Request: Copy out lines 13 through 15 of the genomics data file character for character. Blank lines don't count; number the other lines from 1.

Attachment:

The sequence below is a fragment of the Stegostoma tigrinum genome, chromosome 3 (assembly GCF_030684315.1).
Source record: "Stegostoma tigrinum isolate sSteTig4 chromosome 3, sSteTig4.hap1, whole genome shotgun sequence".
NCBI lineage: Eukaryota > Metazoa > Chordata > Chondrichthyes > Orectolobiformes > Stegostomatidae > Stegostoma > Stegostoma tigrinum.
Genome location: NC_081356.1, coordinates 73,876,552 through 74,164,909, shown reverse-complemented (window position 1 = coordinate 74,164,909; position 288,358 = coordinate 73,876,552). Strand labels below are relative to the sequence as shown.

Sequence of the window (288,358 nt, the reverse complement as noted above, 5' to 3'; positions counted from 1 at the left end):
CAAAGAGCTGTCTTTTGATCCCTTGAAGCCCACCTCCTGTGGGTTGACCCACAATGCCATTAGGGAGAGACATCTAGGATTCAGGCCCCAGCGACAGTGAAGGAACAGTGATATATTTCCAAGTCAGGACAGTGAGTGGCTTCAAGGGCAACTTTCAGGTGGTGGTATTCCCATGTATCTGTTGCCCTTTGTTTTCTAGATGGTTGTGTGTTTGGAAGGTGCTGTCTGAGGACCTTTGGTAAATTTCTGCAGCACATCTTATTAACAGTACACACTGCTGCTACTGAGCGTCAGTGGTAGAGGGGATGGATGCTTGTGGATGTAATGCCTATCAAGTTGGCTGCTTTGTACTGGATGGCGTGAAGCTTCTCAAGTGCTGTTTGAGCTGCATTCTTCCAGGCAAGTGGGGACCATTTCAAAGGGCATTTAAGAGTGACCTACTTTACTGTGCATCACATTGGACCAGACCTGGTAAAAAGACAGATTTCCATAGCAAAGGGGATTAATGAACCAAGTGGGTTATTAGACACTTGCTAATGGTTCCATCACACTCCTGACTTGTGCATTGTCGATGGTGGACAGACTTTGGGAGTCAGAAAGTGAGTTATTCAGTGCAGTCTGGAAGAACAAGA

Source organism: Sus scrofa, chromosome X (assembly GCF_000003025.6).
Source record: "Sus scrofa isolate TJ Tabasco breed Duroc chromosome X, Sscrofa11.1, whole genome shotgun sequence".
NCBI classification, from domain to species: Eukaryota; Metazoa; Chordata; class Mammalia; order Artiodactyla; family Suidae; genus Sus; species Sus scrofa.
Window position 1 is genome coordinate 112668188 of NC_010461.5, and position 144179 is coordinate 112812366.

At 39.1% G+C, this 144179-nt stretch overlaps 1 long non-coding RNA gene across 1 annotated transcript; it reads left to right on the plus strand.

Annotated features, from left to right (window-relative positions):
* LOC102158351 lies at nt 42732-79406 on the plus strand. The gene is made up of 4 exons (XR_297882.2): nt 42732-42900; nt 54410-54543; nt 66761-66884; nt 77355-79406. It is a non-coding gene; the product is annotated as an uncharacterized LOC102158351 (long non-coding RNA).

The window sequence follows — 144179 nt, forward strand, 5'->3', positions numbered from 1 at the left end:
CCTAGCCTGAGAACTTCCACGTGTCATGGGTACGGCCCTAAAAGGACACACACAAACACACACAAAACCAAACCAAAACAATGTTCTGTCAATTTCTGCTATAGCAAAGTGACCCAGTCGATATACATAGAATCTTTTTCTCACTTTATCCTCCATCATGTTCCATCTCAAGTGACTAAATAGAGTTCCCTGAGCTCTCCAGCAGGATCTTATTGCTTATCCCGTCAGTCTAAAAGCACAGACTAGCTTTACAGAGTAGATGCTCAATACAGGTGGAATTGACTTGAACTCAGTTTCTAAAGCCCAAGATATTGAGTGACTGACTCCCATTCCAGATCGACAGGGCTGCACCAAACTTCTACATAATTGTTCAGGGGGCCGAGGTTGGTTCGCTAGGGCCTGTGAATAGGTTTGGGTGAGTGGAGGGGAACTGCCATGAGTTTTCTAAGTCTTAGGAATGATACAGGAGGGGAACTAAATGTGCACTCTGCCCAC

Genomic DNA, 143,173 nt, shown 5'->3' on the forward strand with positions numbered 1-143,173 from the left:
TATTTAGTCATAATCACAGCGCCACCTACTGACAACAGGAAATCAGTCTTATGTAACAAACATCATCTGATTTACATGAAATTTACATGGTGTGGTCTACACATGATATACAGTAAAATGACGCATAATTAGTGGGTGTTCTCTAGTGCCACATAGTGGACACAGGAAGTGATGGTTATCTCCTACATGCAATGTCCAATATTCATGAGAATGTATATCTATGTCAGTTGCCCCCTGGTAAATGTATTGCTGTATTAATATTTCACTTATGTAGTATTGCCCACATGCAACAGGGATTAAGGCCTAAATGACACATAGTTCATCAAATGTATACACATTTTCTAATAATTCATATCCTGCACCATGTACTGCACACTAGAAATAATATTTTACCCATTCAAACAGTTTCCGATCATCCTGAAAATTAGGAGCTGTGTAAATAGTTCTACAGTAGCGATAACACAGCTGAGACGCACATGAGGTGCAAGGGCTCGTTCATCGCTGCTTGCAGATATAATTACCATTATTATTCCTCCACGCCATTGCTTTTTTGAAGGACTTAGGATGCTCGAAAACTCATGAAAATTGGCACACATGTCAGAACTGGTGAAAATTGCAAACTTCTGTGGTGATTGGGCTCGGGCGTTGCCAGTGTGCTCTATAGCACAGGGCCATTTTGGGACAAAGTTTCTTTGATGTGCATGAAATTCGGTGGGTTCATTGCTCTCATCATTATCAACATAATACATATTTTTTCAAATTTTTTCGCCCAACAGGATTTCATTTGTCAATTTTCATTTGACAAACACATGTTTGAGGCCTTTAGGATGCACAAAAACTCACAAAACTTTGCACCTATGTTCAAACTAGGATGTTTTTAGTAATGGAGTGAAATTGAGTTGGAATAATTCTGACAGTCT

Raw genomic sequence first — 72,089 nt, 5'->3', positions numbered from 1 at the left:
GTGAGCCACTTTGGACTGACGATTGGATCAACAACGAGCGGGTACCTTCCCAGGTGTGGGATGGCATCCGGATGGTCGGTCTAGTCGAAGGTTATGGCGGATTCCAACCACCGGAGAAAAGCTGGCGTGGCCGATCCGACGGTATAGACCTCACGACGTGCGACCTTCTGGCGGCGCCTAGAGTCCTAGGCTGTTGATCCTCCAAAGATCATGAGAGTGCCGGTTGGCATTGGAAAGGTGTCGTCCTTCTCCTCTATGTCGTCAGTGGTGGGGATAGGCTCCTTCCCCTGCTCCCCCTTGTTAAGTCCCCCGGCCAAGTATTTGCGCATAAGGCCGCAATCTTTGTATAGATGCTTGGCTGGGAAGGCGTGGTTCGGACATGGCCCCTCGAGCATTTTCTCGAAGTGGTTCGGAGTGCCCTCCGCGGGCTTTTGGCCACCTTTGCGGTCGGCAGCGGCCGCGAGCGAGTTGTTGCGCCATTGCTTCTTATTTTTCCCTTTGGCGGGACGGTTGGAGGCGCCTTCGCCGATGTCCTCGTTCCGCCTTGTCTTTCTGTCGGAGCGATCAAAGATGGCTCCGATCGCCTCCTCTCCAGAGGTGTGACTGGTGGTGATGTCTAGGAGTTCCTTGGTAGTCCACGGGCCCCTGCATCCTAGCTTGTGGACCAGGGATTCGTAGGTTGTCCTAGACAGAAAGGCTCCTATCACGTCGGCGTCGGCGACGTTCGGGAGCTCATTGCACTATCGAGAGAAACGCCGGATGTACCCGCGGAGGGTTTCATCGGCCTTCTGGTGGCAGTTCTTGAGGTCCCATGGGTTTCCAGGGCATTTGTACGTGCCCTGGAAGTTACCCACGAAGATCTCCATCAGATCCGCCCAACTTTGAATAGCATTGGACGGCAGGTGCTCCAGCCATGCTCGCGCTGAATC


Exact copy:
* LOC102158351 lies at nt 42732-79406 on the plus strand. The gene is made up of 4 exons (XR_297882.2): nt 42732-42900; nt 54410-54543; nt 66761-66884; nt 77355-79406. It is a non-coding gene; the product is annotated as an uncharacterized LOC102158351 (long non-coding RNA).

The window sequence follows — 144179 nt, forward strand, 5'->3', positions numbered from 1 at the left end:
CCTAGCCTGAGAACTTCCACGTGTCATGGGTACGGCCCTAAAAGGACACACACAAACACACACAAAACCAAACCAAAACAATGTTCTGTCAATTTCTGCTATAGCAAAGTGACCCAGTCGATATACATAGAATCTTTTTCTCACTTTATCCTCCATCATGTTCCATCTCAAGTGACTAAATAGAGTTCCCTGAGCTCTCCAGCAGGATCTTATTGCTTATCCCGTCAGTCTAAAAGCACAGACTAGCTTTACAGAGTAGATGCTCAATACAGGTGGAATTGACTTGAACTCAGTTTCTAAAGCCCAAGATATTGAGTGACTGACTCCCATTCCAGATCGACAGGGCTGCACCAAACTTCTACATAATTGTTCAGGGGGCCGAGGTTGGTTCGCTAGGGCCTGTGAATAGGTTTGGGTGAGTGGAGGGGAACTGCCATGAGTTTTCTAAGTCTTAGGAATGATACAGGAGGGGAACTAAATGTGCACTCTGCCCAC